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Facebook records unpublished messages – study

Facebook records unpublished messages – study

A new study of has revealed Facebook keeps a record of everything users type on the platform, even if they opt to delete them or decide not to publish.

The new research compiled by Facebook data scientist Adam Kramer and PhD student Sauvil Das examines what Facebook calls users’ “self-censorship” and insights into how it collects these non-posts.

It suggests that Facebook does not monitor the text that is actually typed and then erased, but just the fact that a user has self-censored.

The research said that to collect the text typed Facebook sends code to users’ browsers which automatically analyses what is typed into any text box and reports metadata back to Facebook.

“We studied the last-minute self-censorship habits of 3.9 million English speaking Facebook users, and found that a large majority (71 per cent) self-censored content at least once,” said the report.

The researchers said they collected data about where the censorship occurred, for example on a user’s own timeline or on a friend’s, hypothesising that censorship may vary across these domains.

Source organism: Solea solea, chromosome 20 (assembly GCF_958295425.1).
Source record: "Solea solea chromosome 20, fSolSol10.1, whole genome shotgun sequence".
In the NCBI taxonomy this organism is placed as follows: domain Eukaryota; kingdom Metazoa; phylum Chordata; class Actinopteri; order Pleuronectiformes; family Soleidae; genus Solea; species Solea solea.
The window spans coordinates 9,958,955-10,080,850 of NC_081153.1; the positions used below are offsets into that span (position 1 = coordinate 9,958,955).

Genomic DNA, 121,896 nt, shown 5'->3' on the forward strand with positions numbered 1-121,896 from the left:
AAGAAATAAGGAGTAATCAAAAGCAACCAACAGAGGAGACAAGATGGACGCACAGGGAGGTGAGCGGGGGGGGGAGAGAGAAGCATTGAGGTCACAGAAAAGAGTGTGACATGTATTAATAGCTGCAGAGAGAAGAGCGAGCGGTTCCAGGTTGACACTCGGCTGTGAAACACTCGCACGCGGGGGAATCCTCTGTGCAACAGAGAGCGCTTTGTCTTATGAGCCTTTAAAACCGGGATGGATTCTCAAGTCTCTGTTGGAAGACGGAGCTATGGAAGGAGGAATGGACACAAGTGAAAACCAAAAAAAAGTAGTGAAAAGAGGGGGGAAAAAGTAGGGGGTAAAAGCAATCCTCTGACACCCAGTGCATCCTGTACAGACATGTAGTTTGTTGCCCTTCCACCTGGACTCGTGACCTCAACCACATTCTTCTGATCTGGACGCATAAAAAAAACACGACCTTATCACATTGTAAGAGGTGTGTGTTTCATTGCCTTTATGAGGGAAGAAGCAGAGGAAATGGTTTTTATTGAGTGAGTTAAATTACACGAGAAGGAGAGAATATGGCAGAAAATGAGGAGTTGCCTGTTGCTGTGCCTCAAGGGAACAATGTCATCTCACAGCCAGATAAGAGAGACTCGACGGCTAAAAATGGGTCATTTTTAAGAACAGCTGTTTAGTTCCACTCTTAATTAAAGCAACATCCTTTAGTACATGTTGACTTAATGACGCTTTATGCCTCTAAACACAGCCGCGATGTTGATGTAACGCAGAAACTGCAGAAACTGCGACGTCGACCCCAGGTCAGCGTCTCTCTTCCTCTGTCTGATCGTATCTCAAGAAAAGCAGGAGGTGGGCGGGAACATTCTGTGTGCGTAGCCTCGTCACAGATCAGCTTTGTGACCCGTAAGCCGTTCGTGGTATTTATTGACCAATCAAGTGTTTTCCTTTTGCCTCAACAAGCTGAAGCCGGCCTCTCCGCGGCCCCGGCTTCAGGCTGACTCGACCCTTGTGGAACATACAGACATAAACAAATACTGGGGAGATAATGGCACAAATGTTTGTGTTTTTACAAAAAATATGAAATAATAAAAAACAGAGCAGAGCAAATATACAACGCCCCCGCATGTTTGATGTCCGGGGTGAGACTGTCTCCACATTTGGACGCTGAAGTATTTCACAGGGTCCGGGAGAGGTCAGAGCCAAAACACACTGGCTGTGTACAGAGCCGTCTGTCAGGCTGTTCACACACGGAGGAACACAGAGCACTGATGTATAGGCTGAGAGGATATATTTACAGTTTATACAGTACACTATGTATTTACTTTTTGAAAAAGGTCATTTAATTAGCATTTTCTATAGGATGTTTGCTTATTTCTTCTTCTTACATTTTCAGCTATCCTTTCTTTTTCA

“Decisions to self-censor appeared to be driven by two principles: people censor more when the relevance of the communication “space” is narrower. In other words, while posts directed at vague audiences (e.g.,status updates) are censored more, so are posts directed at specifically defined targets e.g groups, because it is easier to doubt the relevance of content directed at these focused audiences,” the report said.

The researchers say further that self-censorship can be bad because it withholds valuable information. If someone chooses not to post, they said “Facebook loses value from the lack of content generation”.

“Consider, for example, the college student who wants to promote a social event for a special interest group, but does not for fear of spamming his other friends – some of whom may, in fact, appreciate his efforts,” it said.

Das and Kramer said through this work they had arrived at a better understanding of how and where self-censorship manifests on social media.

“Next, we will need to better understand what and why,” they said.

Image courtesy of Shutterstock 

Posted in: Social Media

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